Volvo Calls for Universal Standard for Autonomous Car Communication
【Summary】With the new 360c autonomous concept, Volvo Cars is addressing one of the main challenges around the introduction of autonomous technology. Volvo is calling for a new, global standard in how autonomous vehicles communicate with all other road users.
No matter where in the world you drive, green means go and red means stop—in what has become a universally standard traffic law. Automaker Volvo is calling for a similar standard for how autonomous cars communicate with nearby vehicles and other road users.
With the automaker's new 360c autonomous concept, Volvo Cars is addressing one of the main challenges around the introduction of autonomous technology. Volvo is calling for a new, global standard in how autonomous vehicles communicate with all other road users.
Before autonomous cars become mainstream, there will likely be a transitionary period where driverless vehicles share the road with human operated vehicles and road users. One unanswered question is how will a driverless car communicate with the vehicles around it?
This is one of the problems Volvo plans to address with the 360c autonomous concept, since it will no longer be possible to make eye contact or gestures to other drivers to acknowledge their intent.
As part of the development of the 360c, Volvo Cars safety engineers decided to tackle this challenge of how to establish a safe means of communication between fully autonomous cars and other road users. Volvo's focus is to create a universal standard, enabling communications across all vehicle brands and models.
The system is comprised of external sounds, colors, visuals, movements, as well as combinations of these tools, to communicate the vehicle's intentions to other road users. This means it is at all times clear what the car will do next. For example, a color or visual cue from the vehicle might signal to pedestrians that it is safe to cross the street.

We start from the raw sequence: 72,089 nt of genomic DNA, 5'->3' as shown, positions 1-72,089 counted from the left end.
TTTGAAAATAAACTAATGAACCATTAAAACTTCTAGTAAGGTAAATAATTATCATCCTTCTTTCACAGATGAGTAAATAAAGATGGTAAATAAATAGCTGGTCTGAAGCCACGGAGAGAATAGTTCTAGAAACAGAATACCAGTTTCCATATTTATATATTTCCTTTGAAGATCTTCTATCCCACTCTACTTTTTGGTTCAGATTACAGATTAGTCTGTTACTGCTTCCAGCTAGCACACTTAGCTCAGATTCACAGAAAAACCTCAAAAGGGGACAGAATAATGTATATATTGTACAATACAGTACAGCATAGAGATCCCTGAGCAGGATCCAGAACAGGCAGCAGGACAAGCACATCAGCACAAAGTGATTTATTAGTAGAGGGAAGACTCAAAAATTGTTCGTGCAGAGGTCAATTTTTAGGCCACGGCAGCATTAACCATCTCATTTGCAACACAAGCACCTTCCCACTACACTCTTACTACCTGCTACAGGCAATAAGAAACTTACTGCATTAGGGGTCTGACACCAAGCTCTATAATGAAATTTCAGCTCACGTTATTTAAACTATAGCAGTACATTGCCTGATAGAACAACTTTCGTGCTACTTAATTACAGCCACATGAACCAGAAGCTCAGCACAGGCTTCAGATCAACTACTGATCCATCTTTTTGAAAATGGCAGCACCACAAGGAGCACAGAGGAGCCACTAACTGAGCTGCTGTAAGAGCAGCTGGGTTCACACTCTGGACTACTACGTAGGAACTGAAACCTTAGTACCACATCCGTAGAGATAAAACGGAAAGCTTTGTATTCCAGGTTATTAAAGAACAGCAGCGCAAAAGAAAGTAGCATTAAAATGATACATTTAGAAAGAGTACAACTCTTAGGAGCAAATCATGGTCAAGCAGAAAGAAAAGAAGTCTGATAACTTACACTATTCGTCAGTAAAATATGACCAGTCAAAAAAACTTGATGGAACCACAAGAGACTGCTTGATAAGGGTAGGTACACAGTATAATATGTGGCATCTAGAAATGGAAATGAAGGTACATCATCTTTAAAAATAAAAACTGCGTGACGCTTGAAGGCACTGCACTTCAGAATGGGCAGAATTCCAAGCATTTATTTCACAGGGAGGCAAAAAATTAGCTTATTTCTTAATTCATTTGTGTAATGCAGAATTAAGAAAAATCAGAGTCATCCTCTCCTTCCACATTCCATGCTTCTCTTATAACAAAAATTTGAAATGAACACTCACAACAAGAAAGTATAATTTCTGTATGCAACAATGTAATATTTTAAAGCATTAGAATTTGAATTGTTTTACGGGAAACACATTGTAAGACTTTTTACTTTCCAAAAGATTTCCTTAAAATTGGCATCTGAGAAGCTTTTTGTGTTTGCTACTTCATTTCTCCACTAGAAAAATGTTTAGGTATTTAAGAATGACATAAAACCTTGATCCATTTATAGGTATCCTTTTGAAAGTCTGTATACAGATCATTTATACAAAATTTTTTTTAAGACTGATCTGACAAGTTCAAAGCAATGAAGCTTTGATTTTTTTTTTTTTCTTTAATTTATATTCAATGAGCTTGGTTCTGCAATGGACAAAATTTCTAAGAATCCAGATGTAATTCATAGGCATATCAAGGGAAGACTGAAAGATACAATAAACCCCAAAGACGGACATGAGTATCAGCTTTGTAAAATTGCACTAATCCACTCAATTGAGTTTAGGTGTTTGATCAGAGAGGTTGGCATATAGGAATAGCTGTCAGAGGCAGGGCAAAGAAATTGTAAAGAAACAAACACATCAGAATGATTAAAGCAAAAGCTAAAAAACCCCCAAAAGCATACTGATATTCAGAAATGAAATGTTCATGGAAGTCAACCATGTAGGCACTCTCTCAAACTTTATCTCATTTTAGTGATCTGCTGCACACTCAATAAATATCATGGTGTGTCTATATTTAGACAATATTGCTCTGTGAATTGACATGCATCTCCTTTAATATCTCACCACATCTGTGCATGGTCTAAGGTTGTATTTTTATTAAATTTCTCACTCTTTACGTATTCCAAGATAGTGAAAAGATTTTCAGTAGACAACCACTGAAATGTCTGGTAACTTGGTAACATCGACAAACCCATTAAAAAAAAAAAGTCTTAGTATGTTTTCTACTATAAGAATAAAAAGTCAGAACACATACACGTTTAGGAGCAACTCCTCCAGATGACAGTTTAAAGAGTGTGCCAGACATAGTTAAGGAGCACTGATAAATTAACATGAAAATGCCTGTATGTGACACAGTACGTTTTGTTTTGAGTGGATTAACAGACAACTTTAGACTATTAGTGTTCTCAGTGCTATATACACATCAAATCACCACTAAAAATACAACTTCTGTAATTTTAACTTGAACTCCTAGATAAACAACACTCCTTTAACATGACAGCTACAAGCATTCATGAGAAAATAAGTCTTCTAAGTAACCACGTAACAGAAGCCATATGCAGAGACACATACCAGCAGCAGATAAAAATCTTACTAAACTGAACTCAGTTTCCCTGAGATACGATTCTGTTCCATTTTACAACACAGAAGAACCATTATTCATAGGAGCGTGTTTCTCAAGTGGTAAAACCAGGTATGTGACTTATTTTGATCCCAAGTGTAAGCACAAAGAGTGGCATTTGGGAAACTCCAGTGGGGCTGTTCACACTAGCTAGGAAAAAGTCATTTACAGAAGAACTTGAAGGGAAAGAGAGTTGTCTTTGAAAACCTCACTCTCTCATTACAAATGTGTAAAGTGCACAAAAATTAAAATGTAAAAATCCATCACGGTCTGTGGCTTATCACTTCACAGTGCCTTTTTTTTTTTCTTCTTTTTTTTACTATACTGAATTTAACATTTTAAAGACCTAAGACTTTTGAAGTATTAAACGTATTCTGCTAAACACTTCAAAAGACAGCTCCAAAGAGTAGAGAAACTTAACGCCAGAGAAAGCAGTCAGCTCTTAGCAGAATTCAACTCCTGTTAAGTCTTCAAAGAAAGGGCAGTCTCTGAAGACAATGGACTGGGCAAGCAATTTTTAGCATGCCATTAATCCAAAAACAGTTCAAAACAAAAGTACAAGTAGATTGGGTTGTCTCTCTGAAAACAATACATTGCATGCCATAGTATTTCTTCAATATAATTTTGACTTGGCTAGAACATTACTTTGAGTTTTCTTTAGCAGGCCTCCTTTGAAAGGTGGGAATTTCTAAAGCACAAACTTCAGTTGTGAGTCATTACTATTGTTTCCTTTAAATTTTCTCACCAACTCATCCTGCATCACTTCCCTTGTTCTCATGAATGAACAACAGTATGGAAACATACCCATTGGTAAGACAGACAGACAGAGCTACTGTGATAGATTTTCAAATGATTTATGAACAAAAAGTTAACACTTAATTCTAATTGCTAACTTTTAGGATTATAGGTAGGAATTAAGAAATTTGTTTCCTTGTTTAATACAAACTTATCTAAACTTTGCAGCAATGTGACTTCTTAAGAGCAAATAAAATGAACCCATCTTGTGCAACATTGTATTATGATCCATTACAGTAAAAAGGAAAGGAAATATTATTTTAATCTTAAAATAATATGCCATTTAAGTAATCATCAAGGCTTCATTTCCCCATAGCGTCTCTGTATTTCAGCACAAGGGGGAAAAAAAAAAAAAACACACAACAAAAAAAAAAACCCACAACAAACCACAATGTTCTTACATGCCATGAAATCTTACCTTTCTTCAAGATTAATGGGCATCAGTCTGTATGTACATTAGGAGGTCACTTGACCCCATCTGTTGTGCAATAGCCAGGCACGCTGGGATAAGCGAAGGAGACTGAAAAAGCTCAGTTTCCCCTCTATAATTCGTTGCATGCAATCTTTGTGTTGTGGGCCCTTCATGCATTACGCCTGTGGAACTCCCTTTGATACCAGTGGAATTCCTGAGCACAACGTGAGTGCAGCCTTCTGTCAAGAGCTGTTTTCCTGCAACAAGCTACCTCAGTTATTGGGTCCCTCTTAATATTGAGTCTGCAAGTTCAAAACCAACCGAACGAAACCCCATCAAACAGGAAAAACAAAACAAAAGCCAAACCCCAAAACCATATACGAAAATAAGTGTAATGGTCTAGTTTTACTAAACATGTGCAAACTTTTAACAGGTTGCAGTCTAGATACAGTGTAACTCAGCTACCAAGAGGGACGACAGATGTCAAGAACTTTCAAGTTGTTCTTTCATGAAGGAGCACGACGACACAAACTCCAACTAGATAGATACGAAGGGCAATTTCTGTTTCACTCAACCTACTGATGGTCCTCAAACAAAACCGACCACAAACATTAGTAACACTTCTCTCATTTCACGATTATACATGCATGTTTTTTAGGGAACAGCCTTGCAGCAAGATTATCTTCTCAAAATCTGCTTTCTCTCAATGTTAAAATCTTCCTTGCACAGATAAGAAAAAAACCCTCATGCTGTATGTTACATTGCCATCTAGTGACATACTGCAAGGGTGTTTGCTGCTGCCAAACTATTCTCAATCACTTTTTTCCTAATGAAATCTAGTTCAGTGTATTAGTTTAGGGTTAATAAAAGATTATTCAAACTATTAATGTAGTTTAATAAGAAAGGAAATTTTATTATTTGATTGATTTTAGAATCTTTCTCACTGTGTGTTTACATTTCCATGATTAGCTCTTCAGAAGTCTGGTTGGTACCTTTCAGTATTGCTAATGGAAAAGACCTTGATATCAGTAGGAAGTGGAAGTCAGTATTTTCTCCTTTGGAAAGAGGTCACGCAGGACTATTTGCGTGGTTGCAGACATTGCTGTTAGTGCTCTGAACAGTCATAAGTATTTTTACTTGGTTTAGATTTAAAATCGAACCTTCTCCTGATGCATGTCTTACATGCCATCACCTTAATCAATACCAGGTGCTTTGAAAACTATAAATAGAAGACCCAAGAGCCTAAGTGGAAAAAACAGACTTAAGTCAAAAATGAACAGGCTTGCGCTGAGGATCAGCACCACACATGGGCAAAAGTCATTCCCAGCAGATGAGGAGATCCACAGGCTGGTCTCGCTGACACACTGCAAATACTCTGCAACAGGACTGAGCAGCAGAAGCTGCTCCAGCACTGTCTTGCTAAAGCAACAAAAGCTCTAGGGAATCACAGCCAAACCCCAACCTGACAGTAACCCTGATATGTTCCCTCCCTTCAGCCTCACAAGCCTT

Volvo makes it clear that the technology focuses on making the car indicate its own intentions to other road users, not to influence another vehicle's driving decisions. 360c will never issue directions or instructions to other road users.
"We strongly believe this communication method should be a universal standard, so all road users can communicate easily with any autonomous car, regardless of which maker built it," said Malin Ekholm, vice president at the Volvo Cars Safety Center. "But it is also important that we do not instruct others what to do next, in order to avoid potential confusion. Our research shows this is the safest way for fully autonomous cars to communicate with other road users."
Seat Belts for Designed Sleeping Passengers?
Volvo has always been focused on safety. The 360c presents four potential uses of autonomous driving vehicles – as sleeping environment, mobile office, living room or entertainment space. A sleeping environment seems unusual at present, but when a vehicle is capable of fully-autonomous driving why not take a nap or watch a movie, since there will be no need, or means, to operate the vehicle.
The 360c as a sleeping environment
Inside the sleeping environment, Volvo Cars' safety engineers looked at how a different passenger positioning could influence safety. A special safety blanket included in the sleeping environment envisions a future restraining system that works just like the three-point safety belt, but is adjusted to people lying down while travelling.
The 360c just make traveling by car much more relaxing in the future.
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